UCL Discovery
UCL home » Library Services » Electronic resources » UCL Discovery

Weak acid effects on gene activation in yeast

Seymour, Ian Jonathan; (1998) Weak acid effects on gene activation in yeast. Doctoral thesis (Ph.D), UCL (University College London). Green open access

[thumbnail of out.pdf]
Preview
Text
out.pdf

Download (8MB) | Preview

Abstract

Weak lipophilic acids have been commonly used as antifungal agents to preserve low pH foods. In low pH cultures weak acids rapidly enter the cell, dissociating to cause intracellular acidification. The plasma membrane H+-ATPase maintains pH homeostasis by the active extrusion of protons, but this is energetically expensive causing reduced growth rates and biomass yield. All cells show rapid responses when exposed to unfavourable environmental conditions which appear to increase their ability to grow under moderately stressful conditions, or survive conditions of more extreme stress. Yeasts, especially Zygosaccharomyces bailii and to a lesser extent, Saccharomyces cerevisiae, can adapt to growth in weak acids at low pH. In S. cerevisiae, weak acids elicit strong induction of two plasma membrane proteins, Hsp30 and Pdr12 which play a major role in this adaptive response. Discrete gene promoter elements responsive to stress have been identified in S. cerevisiae. Investigations carried out for this thesis were aimed at characterising the effects of weak acids on the expression of stress gene promoters and stress promoter elements. Research described in chapter 3 revealed that weak acids can both inhibit the heat shock activation of stress gene promoters and stress promoter elements in low pH cultures or act as chemical inducers of these same sequences in the absence of heat shock, possibly by a mechanism involving intracellular pH. Studies on the HSP30 promoter and stress-responsive transcription factor mutants (chapter 4) demonstrated that none of the previously characterised stress signalling pathways are involved in the stress-induced activation of this gene. This is proof for the existence of a novel stress response pathway. Chapter 5 outlined a strategy to isolate homologues of S. cerevisiae HSP30 in other yeast species. Although the approach used was unsuccessful Candida albicans and Hansenula polymorpha were shown to contain DNA sequences that hybridized to HSP30 at high stringency.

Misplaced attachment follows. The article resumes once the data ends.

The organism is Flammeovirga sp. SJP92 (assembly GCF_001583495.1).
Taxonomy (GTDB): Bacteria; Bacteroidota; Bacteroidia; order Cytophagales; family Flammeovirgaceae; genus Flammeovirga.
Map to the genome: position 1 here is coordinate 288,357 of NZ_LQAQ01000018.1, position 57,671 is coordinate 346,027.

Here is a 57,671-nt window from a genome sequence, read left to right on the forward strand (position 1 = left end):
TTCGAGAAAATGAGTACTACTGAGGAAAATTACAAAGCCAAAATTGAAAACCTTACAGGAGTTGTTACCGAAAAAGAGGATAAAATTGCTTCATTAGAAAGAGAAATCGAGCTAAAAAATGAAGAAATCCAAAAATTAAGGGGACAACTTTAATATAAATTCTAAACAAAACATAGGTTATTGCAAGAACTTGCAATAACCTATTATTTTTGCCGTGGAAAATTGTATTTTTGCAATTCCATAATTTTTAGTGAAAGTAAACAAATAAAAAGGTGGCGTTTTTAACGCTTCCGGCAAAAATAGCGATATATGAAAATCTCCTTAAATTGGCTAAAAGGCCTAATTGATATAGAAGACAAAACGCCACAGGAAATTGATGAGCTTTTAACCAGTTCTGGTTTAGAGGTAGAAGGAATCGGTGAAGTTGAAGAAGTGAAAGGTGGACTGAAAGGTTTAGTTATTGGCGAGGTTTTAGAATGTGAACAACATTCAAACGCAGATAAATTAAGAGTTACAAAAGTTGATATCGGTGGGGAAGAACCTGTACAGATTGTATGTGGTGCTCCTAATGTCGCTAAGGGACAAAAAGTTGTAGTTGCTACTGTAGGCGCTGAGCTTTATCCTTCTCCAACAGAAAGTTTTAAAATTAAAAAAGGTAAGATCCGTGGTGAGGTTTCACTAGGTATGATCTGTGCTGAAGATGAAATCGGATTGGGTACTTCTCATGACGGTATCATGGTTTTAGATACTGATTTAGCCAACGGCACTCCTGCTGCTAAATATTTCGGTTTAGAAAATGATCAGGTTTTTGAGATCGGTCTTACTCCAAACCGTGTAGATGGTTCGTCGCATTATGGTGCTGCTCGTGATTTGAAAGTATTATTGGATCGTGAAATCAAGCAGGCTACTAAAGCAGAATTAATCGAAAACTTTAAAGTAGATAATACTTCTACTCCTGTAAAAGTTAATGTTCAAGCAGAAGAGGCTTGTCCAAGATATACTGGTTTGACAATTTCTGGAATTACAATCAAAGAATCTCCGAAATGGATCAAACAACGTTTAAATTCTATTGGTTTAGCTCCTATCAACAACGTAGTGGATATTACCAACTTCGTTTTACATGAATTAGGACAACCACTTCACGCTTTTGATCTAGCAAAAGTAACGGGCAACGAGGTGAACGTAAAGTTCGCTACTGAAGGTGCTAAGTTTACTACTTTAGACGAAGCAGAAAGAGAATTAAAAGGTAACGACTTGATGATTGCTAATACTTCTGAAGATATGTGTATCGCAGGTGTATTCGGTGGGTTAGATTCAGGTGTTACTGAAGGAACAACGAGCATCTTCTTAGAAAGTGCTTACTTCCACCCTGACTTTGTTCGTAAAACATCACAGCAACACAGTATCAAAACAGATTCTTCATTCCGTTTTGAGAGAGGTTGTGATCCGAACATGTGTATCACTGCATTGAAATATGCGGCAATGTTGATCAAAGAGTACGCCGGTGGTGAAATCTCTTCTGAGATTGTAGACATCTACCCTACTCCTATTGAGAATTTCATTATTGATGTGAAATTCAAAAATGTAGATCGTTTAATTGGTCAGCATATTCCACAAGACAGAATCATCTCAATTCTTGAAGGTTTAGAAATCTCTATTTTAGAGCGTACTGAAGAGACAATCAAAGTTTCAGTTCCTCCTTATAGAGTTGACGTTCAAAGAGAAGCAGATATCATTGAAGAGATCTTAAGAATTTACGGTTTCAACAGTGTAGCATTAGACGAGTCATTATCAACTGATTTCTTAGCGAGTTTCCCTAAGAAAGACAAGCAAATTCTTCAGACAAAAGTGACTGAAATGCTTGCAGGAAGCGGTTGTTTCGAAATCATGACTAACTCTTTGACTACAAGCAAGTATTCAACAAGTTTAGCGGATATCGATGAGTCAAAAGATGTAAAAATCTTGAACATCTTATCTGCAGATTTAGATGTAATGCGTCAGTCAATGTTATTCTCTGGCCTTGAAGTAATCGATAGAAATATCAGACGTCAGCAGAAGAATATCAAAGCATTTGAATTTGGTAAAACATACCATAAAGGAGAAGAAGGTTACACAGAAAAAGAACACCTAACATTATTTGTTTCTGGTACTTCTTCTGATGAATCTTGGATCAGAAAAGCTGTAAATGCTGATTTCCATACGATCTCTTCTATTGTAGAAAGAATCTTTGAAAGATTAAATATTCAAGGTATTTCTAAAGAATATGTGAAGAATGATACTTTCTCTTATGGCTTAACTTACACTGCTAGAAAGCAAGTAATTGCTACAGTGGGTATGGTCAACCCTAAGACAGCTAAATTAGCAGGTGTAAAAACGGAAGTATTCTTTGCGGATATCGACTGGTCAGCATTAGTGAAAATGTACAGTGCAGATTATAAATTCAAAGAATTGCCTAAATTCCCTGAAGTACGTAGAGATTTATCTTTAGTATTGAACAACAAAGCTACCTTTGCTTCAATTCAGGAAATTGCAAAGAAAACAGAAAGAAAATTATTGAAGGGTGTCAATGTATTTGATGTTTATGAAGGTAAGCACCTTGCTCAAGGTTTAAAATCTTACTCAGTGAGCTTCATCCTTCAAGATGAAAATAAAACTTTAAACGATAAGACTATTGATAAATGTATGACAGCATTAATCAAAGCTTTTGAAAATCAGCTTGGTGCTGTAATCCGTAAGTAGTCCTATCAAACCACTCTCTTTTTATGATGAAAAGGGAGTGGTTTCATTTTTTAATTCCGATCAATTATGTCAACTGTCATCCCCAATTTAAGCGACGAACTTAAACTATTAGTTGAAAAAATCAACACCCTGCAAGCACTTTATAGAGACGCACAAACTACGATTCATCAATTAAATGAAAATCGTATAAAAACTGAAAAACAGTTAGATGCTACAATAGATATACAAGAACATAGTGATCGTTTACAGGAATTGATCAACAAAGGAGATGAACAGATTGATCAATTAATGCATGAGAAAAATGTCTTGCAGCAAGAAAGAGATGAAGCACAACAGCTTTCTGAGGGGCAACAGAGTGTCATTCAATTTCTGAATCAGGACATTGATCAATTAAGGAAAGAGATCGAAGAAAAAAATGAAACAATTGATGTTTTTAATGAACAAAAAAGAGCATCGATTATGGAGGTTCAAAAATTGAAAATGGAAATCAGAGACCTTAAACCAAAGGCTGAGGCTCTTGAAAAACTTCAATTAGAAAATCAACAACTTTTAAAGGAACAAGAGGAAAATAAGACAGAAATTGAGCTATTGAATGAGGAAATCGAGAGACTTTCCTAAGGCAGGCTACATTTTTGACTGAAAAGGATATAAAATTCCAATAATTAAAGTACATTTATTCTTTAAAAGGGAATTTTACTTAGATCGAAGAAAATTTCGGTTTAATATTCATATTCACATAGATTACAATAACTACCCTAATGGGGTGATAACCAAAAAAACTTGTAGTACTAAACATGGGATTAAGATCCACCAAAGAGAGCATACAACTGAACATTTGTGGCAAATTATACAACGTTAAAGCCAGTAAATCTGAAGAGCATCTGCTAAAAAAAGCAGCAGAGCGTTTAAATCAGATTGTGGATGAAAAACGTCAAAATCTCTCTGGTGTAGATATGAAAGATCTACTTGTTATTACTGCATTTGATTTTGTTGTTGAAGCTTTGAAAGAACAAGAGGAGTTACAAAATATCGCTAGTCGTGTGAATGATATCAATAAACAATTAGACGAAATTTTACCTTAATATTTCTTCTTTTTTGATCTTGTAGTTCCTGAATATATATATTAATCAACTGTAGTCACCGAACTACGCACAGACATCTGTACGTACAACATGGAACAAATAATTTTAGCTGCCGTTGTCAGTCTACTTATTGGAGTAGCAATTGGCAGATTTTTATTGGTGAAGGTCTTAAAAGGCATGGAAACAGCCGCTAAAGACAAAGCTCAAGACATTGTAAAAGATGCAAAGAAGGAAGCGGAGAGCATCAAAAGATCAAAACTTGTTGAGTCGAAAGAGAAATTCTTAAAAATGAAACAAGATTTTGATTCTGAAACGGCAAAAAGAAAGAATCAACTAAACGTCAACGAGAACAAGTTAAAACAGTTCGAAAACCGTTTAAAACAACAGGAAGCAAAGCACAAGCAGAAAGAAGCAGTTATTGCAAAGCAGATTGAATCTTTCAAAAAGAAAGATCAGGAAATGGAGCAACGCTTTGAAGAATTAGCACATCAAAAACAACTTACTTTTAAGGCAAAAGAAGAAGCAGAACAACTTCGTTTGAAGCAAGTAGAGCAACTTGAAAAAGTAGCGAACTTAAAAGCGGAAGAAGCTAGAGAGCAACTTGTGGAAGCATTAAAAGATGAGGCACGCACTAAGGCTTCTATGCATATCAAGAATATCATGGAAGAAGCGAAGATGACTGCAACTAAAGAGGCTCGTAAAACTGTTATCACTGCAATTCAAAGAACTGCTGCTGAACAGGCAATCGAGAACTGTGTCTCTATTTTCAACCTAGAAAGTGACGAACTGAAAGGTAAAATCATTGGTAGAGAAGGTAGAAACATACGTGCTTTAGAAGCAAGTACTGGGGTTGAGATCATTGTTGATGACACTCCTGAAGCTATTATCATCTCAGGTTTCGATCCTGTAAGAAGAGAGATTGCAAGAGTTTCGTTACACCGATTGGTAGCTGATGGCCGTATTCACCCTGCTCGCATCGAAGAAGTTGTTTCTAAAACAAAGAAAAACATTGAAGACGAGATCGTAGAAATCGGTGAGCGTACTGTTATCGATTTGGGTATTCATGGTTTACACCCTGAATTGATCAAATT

Type: Thesis (Doctoral)
Qualification: Ph.D
Title: Weak acid effects on gene activation in yeast
Open access status: An open access version is available from UCL Discovery
Language: English
Additional information: Thesis digitised by ProQuest.
Keywords: Biological sciences; Gene activation
URI: https://discovery.ucl.ac.uk/id/eprint/10100095
Downloads since deposit
32Downloads
Download activity - last month
Download activity - last 12 months
Downloads by country - last 12 months

Archive Staff Only

View Item View Item